The numbers facing Illinois Unites for Marriage activists at first seem daunting. Two million dollars needs to be raised. Four hundred thousand phone calls need to be made. And 71 legislative votes need to be gathered.
But officials from the organization, speaking at Center on Halsted July 29, outlined an ambitious strategy they hope can get SB 10, the Religious Freedom and Marriage Fairness Act, passed sometime during the House's fall veto session.
Illinois Unites was formed from a coalition of many activist organizations. Its current, reorganized initiative came after much reflection following SB 10's defeat at the end of March, said Chairman Jim Bennett.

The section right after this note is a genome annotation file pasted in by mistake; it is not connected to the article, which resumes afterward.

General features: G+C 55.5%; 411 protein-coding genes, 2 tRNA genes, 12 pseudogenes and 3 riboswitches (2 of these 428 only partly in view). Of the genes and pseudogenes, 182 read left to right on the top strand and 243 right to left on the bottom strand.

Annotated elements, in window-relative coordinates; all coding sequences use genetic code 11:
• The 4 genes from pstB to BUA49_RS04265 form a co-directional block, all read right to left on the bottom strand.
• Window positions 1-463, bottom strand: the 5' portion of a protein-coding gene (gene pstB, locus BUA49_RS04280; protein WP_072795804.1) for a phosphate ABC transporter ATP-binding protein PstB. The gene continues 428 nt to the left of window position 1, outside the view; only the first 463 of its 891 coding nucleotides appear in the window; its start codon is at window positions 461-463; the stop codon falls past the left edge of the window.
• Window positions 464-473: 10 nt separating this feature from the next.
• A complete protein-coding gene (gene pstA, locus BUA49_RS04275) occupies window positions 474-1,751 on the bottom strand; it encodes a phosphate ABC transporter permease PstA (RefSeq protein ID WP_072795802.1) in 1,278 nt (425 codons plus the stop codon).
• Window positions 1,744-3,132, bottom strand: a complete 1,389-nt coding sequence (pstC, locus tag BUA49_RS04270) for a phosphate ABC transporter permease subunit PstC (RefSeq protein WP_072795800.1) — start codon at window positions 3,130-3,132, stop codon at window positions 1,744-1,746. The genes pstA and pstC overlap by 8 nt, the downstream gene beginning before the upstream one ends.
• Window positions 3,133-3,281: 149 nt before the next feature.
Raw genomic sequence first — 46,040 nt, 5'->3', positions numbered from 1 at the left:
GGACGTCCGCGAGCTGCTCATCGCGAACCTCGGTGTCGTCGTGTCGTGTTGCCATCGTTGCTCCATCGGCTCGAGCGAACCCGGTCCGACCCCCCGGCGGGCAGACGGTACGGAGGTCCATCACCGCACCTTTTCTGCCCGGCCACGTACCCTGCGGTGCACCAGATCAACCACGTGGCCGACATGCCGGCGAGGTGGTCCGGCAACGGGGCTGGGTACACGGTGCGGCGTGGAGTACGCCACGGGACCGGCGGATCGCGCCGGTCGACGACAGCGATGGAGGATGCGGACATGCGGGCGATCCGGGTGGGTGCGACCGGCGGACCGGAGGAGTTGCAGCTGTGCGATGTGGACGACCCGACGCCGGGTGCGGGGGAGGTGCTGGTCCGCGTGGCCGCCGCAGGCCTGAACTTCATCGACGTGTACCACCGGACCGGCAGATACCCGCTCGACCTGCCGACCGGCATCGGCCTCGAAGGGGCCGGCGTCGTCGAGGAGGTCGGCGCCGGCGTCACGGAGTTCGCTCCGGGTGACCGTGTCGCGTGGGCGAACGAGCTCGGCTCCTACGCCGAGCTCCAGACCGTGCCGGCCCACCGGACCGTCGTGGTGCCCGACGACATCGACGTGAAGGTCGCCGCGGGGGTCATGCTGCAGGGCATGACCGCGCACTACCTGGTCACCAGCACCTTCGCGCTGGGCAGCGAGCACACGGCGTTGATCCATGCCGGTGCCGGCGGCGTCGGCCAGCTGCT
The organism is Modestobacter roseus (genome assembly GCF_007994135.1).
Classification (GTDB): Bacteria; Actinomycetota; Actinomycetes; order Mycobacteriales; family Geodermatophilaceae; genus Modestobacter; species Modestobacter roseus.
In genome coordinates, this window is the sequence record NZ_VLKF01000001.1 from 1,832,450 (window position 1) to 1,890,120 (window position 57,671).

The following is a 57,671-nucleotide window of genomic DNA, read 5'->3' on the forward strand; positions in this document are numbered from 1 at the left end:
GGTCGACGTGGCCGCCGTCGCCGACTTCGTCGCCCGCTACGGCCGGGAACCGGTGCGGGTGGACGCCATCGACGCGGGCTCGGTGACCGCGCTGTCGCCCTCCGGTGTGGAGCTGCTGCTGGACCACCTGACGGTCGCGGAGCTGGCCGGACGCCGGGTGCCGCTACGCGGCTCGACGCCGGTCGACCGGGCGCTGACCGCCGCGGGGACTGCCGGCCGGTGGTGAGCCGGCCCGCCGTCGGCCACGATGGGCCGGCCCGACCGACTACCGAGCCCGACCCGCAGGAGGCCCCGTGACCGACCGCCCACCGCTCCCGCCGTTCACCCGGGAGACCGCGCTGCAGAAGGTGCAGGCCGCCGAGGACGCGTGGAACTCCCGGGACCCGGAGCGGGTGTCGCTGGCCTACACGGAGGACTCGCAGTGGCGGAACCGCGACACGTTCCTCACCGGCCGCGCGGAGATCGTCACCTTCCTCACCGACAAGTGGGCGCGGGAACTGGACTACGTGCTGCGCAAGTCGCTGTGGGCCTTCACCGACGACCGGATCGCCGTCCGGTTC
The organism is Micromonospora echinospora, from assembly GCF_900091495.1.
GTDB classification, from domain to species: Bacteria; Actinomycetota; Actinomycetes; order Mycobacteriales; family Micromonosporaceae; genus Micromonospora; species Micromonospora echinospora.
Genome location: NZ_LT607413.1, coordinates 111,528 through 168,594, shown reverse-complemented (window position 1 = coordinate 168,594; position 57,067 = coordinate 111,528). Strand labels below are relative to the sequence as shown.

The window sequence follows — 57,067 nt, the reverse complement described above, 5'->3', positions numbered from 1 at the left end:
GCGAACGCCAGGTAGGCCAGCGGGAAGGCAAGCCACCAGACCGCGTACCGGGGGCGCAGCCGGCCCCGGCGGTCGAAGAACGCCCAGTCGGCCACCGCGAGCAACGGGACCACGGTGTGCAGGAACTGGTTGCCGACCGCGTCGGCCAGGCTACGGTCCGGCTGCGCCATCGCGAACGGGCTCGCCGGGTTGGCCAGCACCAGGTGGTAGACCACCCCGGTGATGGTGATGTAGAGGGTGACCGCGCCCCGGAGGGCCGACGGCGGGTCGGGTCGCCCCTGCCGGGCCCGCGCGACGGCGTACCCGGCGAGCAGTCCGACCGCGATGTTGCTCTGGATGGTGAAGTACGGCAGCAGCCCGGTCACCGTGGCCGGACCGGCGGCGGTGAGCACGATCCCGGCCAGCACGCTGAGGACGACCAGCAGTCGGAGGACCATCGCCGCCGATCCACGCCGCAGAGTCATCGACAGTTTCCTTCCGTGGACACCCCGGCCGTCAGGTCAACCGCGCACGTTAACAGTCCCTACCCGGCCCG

"Many people did not feel like that they had been at the table before, or had skills or resources that we did not utilize, and we did not want to make that same mistake twice," he added. Illinois Unites will focus on building a sustainable momentum for activists and supporters, and mobilize power from outside the Statehouse in order to get the bill passed.
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